To give you a few examples, any time we had a dog bear a litter of puppies (before we got everyone spayed), she always had to have her hand in raising them. It didn't matter who the mother was. She was there, laying next to them and offering her milk-less breasts for them to suckle, licking the behinds of those who needed cleaning up.
She tried to mother kittens, whether the mother cat wanted her help or not. And when she didn't, Princess' feelings were terribly hurt, and you could see the confusion and hurt on her face as she wrinkled it up and frowned with desperation to help mother those babies. She truly could not seem to grasp that any mother would take her love and maternal desire to help as a threat. She would look then at me with sad eyes as she retreated from the room and left the mother and her kittens alone, but never stopped checking on them, hoping for a chance to be able to lie down with them and love them anyway she could.
But perhaps the most interesting case of this came from an ill-thought-out gift to a 2-year-old child of a baby chick as an Easter present from a friend of mine. No child should ever be given a baby animal so fragile as a baby chick. No matter how much you supervise the situation, disaster is likely to happen. And, yes, just as I knew would happen, within days, a terrible and dramatic end came for that innocent baby chick. All I can say is that, luckily, it was quick. I needn't go into details.
But before then, on the day that the baby chick arrived and we set the ground rules of never picking up the baby, never taking her out of her box, etc. without an adult around and all, as we worriedly set up the comfortable box in our living room for the new addition to our family, here came Princess to check out the new baby. Looking very alert and maternal as she always did when there was a baby around, she peered into the box to examine the baby chick.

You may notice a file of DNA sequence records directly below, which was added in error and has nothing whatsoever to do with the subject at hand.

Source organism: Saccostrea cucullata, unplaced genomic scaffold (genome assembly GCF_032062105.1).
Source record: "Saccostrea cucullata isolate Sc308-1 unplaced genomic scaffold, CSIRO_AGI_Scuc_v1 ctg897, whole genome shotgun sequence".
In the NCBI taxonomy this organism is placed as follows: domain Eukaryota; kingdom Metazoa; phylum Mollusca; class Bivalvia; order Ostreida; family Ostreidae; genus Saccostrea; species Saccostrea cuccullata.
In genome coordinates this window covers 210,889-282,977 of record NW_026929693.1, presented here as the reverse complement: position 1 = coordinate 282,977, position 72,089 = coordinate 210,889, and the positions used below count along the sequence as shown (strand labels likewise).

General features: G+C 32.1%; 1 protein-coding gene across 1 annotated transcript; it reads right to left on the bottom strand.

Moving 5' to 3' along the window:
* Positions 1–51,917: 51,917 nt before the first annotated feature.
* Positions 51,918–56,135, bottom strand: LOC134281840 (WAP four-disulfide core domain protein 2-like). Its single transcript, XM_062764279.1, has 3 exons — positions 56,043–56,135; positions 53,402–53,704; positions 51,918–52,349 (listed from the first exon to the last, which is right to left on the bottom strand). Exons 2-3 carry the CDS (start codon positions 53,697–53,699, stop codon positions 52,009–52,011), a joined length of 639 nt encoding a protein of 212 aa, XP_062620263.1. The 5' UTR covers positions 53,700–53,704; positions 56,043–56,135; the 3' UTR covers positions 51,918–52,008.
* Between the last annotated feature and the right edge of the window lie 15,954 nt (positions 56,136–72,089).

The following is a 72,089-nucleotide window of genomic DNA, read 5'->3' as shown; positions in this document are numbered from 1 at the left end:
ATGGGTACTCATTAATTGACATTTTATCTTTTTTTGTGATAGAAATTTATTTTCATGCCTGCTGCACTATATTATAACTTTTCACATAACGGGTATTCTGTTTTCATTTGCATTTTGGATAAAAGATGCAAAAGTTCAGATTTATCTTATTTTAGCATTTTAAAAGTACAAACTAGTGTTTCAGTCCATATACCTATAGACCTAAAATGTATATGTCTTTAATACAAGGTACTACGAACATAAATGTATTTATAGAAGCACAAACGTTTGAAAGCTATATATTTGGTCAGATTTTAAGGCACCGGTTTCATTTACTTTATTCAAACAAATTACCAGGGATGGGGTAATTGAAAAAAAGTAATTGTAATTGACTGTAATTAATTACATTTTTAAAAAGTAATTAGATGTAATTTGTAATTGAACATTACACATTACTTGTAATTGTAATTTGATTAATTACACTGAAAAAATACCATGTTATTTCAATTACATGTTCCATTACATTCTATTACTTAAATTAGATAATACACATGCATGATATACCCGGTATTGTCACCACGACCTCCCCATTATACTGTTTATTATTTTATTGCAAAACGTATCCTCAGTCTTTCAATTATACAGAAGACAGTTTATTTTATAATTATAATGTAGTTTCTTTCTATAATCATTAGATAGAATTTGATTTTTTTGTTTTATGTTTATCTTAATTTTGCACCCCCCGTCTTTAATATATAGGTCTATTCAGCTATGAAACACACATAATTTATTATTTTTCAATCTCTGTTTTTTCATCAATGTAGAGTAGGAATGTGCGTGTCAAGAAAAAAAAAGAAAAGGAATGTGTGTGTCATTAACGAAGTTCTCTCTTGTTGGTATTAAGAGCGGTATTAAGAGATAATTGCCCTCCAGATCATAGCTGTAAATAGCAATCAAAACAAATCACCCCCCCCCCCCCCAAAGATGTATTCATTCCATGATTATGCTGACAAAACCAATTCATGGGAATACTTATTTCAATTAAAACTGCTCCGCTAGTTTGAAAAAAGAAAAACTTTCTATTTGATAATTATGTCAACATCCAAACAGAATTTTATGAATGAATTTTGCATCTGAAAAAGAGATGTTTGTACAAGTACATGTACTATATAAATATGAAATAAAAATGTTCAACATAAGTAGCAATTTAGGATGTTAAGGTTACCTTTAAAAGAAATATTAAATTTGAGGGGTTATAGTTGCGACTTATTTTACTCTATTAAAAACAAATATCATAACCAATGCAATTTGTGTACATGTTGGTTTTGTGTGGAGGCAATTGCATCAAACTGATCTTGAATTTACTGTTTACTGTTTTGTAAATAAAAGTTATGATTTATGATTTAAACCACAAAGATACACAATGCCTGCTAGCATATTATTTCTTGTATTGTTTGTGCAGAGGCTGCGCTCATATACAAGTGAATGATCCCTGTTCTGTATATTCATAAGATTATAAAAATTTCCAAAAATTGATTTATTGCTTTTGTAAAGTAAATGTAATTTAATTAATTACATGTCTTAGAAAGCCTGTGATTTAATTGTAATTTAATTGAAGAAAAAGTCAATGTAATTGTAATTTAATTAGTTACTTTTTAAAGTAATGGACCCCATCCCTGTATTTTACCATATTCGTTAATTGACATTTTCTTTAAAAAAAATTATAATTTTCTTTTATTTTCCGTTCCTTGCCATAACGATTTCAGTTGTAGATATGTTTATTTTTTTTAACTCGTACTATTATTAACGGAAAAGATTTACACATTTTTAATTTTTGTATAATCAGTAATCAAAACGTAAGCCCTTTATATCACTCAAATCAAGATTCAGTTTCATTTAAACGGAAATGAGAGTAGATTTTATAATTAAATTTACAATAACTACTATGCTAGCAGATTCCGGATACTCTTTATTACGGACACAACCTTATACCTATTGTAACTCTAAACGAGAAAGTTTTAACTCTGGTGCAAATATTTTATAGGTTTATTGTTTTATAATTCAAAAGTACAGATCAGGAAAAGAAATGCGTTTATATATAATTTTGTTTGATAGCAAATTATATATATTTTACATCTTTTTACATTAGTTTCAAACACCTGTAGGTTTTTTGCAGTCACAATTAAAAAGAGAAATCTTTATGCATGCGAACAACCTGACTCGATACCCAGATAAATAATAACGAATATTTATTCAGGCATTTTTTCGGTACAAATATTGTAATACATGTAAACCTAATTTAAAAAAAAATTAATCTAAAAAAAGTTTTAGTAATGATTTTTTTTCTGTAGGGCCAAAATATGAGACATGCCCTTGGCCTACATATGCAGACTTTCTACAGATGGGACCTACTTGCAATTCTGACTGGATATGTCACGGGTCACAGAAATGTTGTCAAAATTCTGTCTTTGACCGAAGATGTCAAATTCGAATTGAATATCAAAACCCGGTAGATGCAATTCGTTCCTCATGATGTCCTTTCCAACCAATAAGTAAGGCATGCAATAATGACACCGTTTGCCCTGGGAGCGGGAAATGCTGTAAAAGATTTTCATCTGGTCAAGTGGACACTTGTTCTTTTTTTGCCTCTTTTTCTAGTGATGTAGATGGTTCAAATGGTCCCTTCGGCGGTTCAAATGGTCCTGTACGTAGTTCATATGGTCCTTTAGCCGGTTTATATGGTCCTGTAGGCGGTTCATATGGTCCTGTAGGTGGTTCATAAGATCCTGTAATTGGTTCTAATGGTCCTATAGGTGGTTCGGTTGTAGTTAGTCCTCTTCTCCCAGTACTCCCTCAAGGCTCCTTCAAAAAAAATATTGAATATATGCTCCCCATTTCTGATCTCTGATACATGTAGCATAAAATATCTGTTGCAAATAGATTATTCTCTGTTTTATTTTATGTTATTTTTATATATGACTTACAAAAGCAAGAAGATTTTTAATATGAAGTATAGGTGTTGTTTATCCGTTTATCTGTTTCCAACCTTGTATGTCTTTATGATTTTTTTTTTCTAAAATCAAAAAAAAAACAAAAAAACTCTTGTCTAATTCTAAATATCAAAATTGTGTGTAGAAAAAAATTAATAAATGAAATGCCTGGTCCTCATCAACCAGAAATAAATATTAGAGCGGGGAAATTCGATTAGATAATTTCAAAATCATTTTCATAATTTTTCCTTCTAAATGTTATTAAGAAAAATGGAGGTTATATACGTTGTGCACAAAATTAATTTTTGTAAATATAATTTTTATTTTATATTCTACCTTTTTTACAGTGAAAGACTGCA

Well, not long after, I came back into the room to check on her and she wasn't in her box. Of course, the first thing that I thought was that said 2-yr-old had disobeyed and gotten the chick out of the box to play with, despite my warnings and explanations of how fragile and easy to hurt baby chickens are. But then I turned around and saw her. Guess where she was? Yep. She was with Princess.
Princess had apparently taken this baby out of her box to watch over. She had crossed her front feet and placed the baby right there in the triangle that made in front of her face and was watching her intently, determined to mother her and protect her from harm. I determined this by the fact that the chick's feathers were wet and was worried about whether or not Princess had unintentionally hurt her, being as fragile as she was.
I shouldn't have been concerned. Princess seemed to know exactly how fragile our new family member was and had used her mouth to ever so gently pick up that baby chick and carry her to where she thought she would be the most safe - between her crossed front legs and right in front of her face where she could watch her every move. I remember being surprised that a dog as big as a German Shepherd could use her mouth to pick up a baby chick gently enough to avoid the least bit of harm. I couldn't help but smile at the loving nature of my most beloved friend and her love she carried in her heart for babies of any species. After that, you could always tell when Princess had done it again by finding the baby with wet feathers as she grew and was found spending more time roaming outside of the box around the living room.